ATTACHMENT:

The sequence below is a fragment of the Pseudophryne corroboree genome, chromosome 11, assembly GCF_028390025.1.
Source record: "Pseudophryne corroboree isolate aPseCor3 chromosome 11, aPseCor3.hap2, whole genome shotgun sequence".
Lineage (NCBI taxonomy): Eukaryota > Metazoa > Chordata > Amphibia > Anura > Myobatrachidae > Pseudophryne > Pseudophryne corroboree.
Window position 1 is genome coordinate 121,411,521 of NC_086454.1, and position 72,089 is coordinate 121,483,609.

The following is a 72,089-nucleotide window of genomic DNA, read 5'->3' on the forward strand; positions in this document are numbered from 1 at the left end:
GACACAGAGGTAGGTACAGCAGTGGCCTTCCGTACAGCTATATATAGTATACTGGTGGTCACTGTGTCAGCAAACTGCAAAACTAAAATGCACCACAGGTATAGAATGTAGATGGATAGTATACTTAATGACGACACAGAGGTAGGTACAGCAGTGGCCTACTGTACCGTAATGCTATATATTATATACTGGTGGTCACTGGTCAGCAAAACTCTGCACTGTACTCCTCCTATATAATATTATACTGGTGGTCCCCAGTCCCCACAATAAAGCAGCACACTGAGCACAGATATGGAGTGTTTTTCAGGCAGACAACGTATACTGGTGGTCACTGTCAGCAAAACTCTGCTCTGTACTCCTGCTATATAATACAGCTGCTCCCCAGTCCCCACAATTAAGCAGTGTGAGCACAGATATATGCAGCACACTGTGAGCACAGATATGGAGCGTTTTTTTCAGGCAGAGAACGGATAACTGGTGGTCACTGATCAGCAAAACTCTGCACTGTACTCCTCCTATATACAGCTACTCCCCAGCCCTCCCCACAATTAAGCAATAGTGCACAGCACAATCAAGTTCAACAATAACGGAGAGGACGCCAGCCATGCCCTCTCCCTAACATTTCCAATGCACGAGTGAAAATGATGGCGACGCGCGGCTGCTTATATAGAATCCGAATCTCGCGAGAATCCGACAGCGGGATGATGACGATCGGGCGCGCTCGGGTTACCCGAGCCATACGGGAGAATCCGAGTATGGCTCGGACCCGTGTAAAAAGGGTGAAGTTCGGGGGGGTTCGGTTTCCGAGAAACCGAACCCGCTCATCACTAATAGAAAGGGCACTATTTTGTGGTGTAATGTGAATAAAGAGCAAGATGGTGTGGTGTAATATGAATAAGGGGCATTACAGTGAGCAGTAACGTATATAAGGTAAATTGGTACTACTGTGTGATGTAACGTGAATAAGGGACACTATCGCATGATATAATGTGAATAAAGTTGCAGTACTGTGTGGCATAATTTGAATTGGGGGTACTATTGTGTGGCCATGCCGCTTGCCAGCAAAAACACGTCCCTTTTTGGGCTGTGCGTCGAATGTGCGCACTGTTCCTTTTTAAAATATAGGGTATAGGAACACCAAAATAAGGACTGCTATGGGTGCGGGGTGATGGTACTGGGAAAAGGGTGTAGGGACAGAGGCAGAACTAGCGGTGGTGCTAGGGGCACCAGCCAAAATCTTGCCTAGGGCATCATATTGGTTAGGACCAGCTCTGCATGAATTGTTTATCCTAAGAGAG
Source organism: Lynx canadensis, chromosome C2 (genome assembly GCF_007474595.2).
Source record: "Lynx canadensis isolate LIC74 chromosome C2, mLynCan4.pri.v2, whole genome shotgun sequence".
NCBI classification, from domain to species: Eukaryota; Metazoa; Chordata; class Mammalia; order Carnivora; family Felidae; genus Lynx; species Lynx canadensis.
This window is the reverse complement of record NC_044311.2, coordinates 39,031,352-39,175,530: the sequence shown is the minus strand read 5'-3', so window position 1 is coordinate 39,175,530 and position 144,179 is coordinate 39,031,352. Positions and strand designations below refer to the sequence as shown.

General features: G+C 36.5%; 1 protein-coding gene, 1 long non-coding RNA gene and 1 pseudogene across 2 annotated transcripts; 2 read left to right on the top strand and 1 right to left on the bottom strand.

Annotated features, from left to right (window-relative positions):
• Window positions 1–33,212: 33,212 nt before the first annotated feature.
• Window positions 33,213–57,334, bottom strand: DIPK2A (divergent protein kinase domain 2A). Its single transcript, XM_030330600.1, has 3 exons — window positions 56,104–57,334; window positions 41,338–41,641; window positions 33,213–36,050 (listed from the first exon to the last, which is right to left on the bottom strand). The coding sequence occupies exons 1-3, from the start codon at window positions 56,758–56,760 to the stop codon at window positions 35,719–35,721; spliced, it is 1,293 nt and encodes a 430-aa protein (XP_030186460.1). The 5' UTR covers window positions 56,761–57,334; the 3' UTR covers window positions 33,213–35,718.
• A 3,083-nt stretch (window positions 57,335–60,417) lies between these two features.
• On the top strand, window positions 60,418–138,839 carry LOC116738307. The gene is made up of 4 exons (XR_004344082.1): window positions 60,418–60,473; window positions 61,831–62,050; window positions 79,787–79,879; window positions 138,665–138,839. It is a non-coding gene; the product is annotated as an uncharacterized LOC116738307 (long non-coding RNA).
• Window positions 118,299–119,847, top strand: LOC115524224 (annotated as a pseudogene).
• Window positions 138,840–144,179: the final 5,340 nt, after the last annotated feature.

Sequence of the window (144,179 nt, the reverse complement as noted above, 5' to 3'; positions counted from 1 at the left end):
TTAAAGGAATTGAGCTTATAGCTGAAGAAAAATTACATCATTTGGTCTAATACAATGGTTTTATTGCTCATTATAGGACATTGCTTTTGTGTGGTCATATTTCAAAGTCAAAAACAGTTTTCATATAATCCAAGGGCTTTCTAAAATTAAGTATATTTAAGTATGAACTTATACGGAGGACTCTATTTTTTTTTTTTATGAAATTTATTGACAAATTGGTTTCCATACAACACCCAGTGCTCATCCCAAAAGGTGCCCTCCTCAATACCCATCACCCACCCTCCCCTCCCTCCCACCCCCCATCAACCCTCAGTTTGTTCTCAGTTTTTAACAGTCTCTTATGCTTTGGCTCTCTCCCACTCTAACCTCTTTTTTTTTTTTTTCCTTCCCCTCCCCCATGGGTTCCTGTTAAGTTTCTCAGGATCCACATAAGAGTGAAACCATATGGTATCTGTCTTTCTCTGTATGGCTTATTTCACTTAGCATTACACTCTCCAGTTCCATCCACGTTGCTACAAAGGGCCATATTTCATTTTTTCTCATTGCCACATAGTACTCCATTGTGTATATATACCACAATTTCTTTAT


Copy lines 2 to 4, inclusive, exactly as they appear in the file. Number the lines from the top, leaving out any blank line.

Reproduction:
Source record: "Pseudophryne corroboree isolate aPseCor3 chromosome 11, aPseCor3.hap2, whole genome shotgun sequence".
Lineage (NCBI taxonomy): Eukaryota > Metazoa > Chordata > Amphibia > Anura > Myobatrachidae > Pseudophryne > Pseudophryne corroboree.
Window position 1 is genome coordinate 121,411,521 of NC_086454.1, and position 72,089 is coordinate 121,483,609.